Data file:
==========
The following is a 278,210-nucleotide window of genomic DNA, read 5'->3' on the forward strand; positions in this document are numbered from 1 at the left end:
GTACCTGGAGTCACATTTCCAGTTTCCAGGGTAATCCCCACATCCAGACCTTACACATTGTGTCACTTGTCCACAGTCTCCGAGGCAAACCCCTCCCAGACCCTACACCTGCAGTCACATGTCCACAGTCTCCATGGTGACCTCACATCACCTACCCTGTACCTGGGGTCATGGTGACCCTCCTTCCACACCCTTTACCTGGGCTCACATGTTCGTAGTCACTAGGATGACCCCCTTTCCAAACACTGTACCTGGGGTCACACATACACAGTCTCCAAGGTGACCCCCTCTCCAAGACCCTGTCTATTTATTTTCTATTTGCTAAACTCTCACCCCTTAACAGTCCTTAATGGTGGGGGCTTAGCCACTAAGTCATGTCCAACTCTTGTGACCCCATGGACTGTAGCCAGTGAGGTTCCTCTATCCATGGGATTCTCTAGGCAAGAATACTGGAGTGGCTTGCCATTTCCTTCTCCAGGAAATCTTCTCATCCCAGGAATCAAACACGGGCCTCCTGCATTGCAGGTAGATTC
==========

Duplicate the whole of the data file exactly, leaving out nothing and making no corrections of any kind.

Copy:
The following is a 278,210-nucleotide window of genomic DNA, read 5'->3' on the forward strand; positions in this document are numbered from 1 at the left end:
GTACCTGGAGTCACATTTCCAGTTTCCAGGGTAATCCCCACATCCAGACCTTACACATTGTGTCACTTGTCCACAGTCTCCGAGGCAAACCCCTCCCAGACCCTACACCTGCAGTCACATGTCCACAGTCTCCATGGTGACCTCACATCACCTACCCTGTACCTGGGGTCATGGTGACCCTCCTTCCACACCCTTTACCTGGGCTCACATGTTCGTAGTCACTAGGATGACCCCCTTTCCAAACACTGTACCTGGGGTCACACATACACAGTCTCCAAGGTGACCCCCTCTCCAAGACCCTGTCTATTTATTTTCTATTTGCTAAACTCTCACCCCTTAACAGTCCTTAATGGTGGGGGCTTAGCCACTAAGTCATGTCCAACTCTTGTGACCCCATGGACTGTAGCCAGTGAGGTTCCTCTATCCATGGGATTCTCTAGGCAAGAATACTGGAGTGGCTTGCCATTTCCTTCTCCAGGAAATCTTCTCATCCCAGGAATCAAACACGGGCCTCCTGCATTGCAGGTAGATTC